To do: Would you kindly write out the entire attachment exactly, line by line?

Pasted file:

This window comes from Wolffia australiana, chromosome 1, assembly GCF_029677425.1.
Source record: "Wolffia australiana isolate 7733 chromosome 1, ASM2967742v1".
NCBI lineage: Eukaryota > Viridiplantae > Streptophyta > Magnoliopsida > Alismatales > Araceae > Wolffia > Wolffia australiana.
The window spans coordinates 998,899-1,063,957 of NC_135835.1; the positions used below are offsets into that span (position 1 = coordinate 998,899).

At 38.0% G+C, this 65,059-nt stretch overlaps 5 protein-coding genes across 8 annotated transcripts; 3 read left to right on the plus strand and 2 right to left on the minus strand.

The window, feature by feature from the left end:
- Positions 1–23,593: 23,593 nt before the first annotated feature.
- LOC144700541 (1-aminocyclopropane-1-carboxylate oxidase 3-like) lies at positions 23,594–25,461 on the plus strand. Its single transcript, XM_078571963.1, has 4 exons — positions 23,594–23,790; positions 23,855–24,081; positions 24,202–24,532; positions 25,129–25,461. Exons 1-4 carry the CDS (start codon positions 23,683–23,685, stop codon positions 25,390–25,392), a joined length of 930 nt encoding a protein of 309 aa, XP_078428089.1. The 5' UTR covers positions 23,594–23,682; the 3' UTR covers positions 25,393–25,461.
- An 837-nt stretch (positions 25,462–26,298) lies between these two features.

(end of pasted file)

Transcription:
This window comes from Wolffia australiana, chromosome 1, assembly GCF_029677425.1.
Source record: "Wolffia australiana isolate 7733 chromosome 1, ASM2967742v1".
NCBI lineage: Eukaryota > Viridiplantae > Streptophyta > Magnoliopsida > Alismatales > Araceae > Wolffia > Wolffia australiana.
The window spans coordinates 998,899-1,063,957 of NC_135835.1; the positions used below are offsets into that span (position 1 = coordinate 998,899).

At 38.0% G+C, this 65,059-nt stretch overlaps 5 protein-coding genes across 8 annotated transcripts; 3 read left to right on the plus strand and 2 right to left on the minus strand.

The window, feature by feature from the left end:
- Positions 1–23,593: 23,593 nt before the first annotated feature.
- LOC144700541 (1-aminocyclopropane-1-carboxylate oxidase 3-like) lies at positions 23,594–25,461 on the plus strand. Its single transcript, XM_078571963.1, has 4 exons — positions 23,594–23,790; positions 23,855–24,081; positions 24,202–24,532; positions 25,129–25,461. Exons 1-4 carry the CDS (start codon positions 23,683–23,685, stop codon positions 25,390–25,392), a joined length of 930 nt encoding a protein of 309 aa, XP_078428089.1. The 5' UTR covers positions 23,594–23,682; the 3' UTR covers positions 25,393–25,461.
- An 837-nt stretch (positions 25,462–26,298) lies between these two features.